A friend of mine, talking about my new Marlin, said he had a mess of .22 "Stinger" rounds he'd let me have if it would work in that gun. What is that? He said it's not magnum, just a higher velocity .22 long? Do you think it would work in my 39A?
The bullet weight is reduced so the velocity is higher than standard 40gr 22 ammo. If it hits it is expands rapidly. I have had mixed results with it shooting well in some guns and not so much in others. The price is right so shoot it up and enjoy.
Actually the case is just a touch longer on stinger ammo. Terry is right too, the bullet size is reduced to make sure that the over-all length is the same.
Stingers have a noticeable "crack" to them compared to bulk stuff. Some guns like them for accuracy and others don't.
They should cycle and fire just fine out of your gun, and the price is right, so shoot 'em up.
As a side note, the .17 Mach2 is necked down stinger case and not a .22 LR case as most people think.
This is from Wikipedia, and sums it up fairly well.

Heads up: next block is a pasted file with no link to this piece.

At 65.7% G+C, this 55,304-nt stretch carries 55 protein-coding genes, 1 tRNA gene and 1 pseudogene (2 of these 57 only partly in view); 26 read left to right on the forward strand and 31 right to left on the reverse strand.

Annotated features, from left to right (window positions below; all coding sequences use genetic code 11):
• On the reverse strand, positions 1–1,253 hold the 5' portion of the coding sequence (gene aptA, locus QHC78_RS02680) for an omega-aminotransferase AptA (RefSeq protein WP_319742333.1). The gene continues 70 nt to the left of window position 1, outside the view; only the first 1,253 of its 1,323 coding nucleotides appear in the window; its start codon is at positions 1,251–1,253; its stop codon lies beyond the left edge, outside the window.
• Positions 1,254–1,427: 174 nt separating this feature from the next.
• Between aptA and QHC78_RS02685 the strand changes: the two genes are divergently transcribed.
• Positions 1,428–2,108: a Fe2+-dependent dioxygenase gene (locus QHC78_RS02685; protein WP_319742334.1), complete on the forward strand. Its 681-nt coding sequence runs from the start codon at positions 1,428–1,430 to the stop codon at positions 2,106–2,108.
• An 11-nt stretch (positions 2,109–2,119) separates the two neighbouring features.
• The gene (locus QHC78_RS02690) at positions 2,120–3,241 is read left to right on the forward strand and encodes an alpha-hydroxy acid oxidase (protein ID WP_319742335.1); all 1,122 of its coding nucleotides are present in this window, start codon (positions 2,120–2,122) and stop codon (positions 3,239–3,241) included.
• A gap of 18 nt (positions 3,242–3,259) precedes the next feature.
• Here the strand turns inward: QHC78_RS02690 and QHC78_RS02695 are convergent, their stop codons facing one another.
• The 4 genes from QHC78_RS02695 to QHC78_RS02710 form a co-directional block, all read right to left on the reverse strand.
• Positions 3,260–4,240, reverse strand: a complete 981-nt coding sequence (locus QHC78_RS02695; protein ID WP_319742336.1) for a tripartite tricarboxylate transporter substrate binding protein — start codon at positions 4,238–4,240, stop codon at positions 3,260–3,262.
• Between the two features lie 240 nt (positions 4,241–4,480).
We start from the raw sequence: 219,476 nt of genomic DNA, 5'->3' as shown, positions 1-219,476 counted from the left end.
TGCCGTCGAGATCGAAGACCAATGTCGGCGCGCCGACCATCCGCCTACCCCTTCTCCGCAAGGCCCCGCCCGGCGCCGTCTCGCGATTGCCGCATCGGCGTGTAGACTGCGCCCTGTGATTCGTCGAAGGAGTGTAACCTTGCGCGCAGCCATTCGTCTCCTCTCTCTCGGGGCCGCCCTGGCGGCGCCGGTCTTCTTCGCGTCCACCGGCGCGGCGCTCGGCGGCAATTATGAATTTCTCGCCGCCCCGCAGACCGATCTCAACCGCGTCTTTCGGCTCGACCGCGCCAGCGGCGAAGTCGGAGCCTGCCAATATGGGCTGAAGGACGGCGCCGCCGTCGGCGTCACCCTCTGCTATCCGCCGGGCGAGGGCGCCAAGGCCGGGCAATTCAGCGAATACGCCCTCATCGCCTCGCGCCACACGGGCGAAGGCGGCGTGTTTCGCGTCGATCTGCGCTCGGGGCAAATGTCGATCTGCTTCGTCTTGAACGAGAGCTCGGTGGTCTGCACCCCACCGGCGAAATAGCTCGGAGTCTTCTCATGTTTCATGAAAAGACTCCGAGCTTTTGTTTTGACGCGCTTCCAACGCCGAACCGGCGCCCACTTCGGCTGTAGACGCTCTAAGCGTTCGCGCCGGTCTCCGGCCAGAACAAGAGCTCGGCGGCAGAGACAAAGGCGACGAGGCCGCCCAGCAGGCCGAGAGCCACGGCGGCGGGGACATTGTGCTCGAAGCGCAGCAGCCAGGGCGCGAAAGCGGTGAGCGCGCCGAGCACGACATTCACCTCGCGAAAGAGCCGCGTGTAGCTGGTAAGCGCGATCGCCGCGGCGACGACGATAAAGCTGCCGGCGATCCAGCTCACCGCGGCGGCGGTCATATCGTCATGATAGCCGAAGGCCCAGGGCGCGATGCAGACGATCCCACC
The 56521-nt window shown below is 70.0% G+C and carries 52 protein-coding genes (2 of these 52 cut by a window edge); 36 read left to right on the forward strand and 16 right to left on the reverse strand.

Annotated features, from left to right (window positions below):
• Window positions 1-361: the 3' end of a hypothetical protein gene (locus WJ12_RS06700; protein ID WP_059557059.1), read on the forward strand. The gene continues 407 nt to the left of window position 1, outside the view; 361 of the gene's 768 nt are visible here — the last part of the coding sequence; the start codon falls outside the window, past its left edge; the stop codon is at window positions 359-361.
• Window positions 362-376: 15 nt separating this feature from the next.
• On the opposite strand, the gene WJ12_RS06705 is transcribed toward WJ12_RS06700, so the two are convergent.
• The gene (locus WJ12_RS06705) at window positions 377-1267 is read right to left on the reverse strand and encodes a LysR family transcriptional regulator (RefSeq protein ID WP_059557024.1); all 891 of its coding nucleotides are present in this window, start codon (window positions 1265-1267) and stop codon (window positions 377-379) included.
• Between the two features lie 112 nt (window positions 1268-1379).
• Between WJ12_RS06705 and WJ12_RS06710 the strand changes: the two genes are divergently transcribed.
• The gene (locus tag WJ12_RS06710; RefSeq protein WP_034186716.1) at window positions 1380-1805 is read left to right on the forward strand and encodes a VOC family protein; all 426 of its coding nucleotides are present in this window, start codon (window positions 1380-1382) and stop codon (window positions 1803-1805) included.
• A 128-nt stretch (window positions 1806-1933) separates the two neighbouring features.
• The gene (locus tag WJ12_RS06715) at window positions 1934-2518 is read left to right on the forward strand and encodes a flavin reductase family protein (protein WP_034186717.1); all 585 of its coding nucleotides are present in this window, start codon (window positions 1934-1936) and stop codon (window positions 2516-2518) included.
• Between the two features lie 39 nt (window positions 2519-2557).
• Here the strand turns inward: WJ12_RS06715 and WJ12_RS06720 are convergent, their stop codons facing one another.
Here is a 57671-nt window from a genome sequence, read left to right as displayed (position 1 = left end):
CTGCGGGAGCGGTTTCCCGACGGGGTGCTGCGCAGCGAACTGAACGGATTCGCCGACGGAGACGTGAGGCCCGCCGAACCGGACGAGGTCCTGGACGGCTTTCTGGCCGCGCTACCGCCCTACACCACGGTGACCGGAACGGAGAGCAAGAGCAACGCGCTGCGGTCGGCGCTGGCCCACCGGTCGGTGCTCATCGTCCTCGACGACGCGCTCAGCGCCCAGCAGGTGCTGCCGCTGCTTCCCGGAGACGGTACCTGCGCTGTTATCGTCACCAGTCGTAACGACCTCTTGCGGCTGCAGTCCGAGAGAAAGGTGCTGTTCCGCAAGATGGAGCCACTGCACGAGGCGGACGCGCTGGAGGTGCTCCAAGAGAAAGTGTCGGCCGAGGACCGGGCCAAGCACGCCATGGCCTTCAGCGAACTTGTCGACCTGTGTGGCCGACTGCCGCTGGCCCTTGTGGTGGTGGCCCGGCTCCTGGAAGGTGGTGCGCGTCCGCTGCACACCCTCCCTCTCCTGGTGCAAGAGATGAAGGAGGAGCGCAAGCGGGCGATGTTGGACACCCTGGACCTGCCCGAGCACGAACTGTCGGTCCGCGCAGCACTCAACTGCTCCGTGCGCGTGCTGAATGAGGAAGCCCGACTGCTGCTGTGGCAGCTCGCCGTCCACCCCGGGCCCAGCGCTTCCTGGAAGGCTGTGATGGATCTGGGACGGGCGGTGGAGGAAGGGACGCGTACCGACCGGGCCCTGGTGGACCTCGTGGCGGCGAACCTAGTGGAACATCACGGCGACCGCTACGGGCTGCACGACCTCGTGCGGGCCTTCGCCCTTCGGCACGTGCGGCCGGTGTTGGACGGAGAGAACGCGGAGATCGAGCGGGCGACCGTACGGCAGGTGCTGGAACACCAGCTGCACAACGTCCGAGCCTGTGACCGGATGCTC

The CCI Stinger was the first "hyper velocity" .22 LR cartridge, and provides a significant increase in velocity over standard .22 LR rounds. The Stinger uses a longer case, a stronger charge and copper plating on a lighter bullet. The case is longer than that of the normal Long Rifle cartridge, yet Stingers will fit in most Long Rifle chambered firearms. The powder is designed to burn more slowly and thus make the most use of the length of a rifle barrel. In the Stinger the extra case length is compensated by a shorter bullet, which is only available as a plated hollow point. The thin copper layer on the bullet functions as a lubricant and reduces the friction between the high velocity bullet and the barrel, thus reducing barrel wear. It also has an oxidation-preventing effect on the lead bullet. Lead tends to oxidize if stored over long periods of time; as a result of this, the bullet's diameter increases to a level that might both prevent the insertion of the cartridge in the chamber and might cause the pressure in the barrel to rise to a dangerously high level. The increase in pressure may lead to the case rupturing and potential danger to the shooter. Standard and subsonic cartridges tend to use a type of wax for the same purpose.